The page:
Thousands of South Africans screamed with joy, danced and sang at Johannesburg’s OR Tambo airport on Tuesday as a first group of Springboks who won the Rugby World Cup returned home.
Forward Pieter-Steph du Toit, voted World Rugby Player of the Year two days ago, and scrumhalf Faf de Klerk were among the first players to arrive. The victorious squad, coaches and officials are scheduled to return between Tuesday and Wednesday as no airline could accommodate the entire group on one flight.
Captain Siya Kolisi and coach Rassie Erasmus are among a group expected to arrive in Johannesburg later Tuesday. A carnival atmosphere enveloped the normally sedate international arrivals section of the airport as Du Toit, De Klerk and some teammates and coaches received deafening applause.
Black and white, male and female, young, middle aged and old, low-income earners and the wealthy all descended on the airport east of Johannesburg to salute their heroes. Many wore replica green and gold shirts and waved national flags as they celebrated the rugby triumph, which was all the sweeter after poor recent results by the national football and cricket teams.
The Springboks dominated and then crushed pre-match favourites England 32-12 in the Japanese city of Yokohama on Saturday to lift the World Cup a record-equalling third time.
Winning the four-yearly showcase of rugby so decisively has lifted the spirits of a nation mired in economic and social quagmires.
Rosharon Morgan, a 34-year-old from western Johannesburg, said she closed the family engineering business for the day in order to welcome the Springboks.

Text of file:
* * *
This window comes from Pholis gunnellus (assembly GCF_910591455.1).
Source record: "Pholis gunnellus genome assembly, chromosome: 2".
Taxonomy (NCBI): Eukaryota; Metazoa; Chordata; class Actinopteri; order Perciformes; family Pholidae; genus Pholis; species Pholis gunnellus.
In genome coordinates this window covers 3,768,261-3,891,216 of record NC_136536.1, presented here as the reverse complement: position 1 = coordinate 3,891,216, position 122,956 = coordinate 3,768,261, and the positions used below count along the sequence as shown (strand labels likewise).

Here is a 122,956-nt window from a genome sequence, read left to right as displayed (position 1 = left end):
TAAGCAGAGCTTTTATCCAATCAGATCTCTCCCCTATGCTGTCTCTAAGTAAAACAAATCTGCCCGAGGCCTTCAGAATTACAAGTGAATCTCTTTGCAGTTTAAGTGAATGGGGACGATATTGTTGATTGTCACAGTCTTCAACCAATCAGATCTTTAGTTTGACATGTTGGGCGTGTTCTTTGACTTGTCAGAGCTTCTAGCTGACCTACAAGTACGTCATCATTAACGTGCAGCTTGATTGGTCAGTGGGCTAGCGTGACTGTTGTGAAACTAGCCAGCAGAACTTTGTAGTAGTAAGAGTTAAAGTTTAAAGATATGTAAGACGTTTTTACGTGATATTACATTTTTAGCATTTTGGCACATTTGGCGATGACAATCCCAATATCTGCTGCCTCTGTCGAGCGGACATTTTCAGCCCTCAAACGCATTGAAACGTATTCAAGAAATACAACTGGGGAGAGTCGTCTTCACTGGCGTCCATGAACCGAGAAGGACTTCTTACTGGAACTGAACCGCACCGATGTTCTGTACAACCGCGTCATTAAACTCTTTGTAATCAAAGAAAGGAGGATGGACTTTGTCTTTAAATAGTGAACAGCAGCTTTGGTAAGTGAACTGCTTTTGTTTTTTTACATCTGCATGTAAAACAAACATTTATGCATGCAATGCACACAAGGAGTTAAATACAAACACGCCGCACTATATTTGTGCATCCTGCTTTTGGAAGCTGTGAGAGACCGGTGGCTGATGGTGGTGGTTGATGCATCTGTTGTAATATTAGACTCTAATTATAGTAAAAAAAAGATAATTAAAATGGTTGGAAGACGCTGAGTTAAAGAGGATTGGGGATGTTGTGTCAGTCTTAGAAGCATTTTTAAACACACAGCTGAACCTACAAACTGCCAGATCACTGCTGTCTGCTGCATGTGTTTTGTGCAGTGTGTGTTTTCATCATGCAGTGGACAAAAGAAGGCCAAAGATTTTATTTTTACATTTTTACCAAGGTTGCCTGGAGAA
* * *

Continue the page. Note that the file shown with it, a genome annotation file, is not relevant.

“I’m here because the Springboks are the pride of the nation,” she said. “I was listening to the speeches of [captain] Siya Kolisi and [coach] Rassie Erasmus and they were along the lines of uniting us and giving us hope.
“Right now there is a lot of euphoria in the county, but what we need to do is turn that into tangible changes. The problem is that we are not working towards [racial] unity.
“There are still many issues that need to be addressed, such as racial and economic inequalities. We cannot overlook them.”
Moemedi Mashiolane, 45, works in the security industry and took advantage of free train transport to join the celebrations.
“I came here because this is Nelson Mandela’s legacy — this is what he would have wanted,” he said. “Rugby has united us. Where I come from rugby is a sport played by white people but today it has united us.
“We want white people to know that we want to be part of rugby and they must allow us to play the game.”
Mashiolane said he loved the speech Kolisi made about unity as it uplifted his spirits.
“He knows about our lives as black people and I hope politicians learn from that. They must not think we are stupid — we can see they are trying to divide us.”
What made the Springboks’ success special was it being achieved with a team reflecting both racial groups with nine whites and six blacks in the starting line-up.
The team was captained by forward Kolisi, who in 2018 became the first black Test captain in SA history.
Formed in 1891, the Springboks fielded only whites for 90 years before flyhalf Errol Tobias became the first black player to represent his country. Just one black player, winger Chester Williams, featured in the 1995 World Cup-winning side and there were two black wingers, JP Pietersen and Bryan Habana, in the side that conquered the world 12 years later.
Despite government pressure for the Springboks to select teams that better reflected a population that is 90% black, many coaches chose predominantly white teams.
Erasmus turned the tide after replacing embattled Allister Coetzee as coach in 2018, giving a string of black stars opportunities.
In Yokohama, there were six black starters: Kolisi, fellow forwards Tendai “Beast” Mtawarira and Bongi Mbonambi, and backs Cheslin Kolbe, Lukhanyo Am and Makazole Mapimpi.
Kolbe was a candidate for the World Rugby Player of the Year award, which was won by Du Toi. Mapimpi was the second-highest try scorer at the World Cup with five.
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